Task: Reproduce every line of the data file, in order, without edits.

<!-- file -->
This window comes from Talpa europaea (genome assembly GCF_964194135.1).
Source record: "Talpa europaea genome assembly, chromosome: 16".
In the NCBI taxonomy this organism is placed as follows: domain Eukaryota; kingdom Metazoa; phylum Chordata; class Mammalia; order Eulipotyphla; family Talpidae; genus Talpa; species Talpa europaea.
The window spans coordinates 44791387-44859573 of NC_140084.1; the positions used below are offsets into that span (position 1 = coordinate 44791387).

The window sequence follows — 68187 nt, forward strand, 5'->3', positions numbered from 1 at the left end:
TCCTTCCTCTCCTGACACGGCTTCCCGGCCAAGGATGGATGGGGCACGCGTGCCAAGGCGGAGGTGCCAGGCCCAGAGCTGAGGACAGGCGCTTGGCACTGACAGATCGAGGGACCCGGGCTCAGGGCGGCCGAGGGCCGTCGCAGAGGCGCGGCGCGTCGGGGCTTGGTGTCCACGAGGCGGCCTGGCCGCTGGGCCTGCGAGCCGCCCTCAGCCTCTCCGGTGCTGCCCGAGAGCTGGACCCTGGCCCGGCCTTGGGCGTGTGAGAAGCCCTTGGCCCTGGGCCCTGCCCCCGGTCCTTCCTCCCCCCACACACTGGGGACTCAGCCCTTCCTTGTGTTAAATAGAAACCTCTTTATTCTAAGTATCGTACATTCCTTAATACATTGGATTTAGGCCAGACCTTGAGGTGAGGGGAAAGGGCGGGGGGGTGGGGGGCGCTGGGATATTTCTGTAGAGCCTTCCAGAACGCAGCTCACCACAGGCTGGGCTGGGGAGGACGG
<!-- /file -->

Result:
This window comes from Talpa europaea (genome assembly GCF_964194135.1).
Source record: "Talpa europaea genome assembly, chromosome: 16".
In the NCBI taxonomy this organism is placed as follows: domain Eukaryota; kingdom Metazoa; phylum Chordata; class Mammalia; order Eulipotyphla; family Talpidae; genus Talpa; species Talpa europaea.
The window spans coordinates 44791387-44859573 of NC_140084.1; the positions used below are offsets into that span (position 1 = coordinate 44791387).

The window sequence follows — 68187 nt, forward strand, 5'->3', positions numbered from 1 at the left end:
TCCTTCCTCTCCTGACACGGCTTCCCGGCCAAGGATGGATGGGGCACGCGTGCCAAGGCGGAGGTGCCAGGCCCAGAGCTGAGGACAGGCGCTTGGCACTGACAGATCGAGGGACCCGGGCTCAGGGCGGCCGAGGGCCGTCGCAGAGGCGCGGCGCGTCGGGGCTTGGTGTCCACGAGGCGGCCTGGCCGCTGGGCCTGCGAGCCGCCCTCAGCCTCTCCGGTGCTGCCCGAGAGCTGGACCCTGGCCCGGCCTTGGGCGTGTGAGAAGCCCTTGGCCCTGGGCCCTGCCCCCGGTCCTTCCTCCCCCCACACACTGGGGACTCAGCCCTTCCTTGTGTTAAATAGAAACCTCTTTATTCTAAGTATCGTACATTCCTTAATACATTGGATTTAGGCCAGACCTTGAGGTGAGGGGAAAGGGCGGGGGGGTGGGGGGCGCTGGGATATTTCTGTAGAGCCTTCCAGAACGCAGCTCACCACAGGCTGGGCTGGGGAGGACGG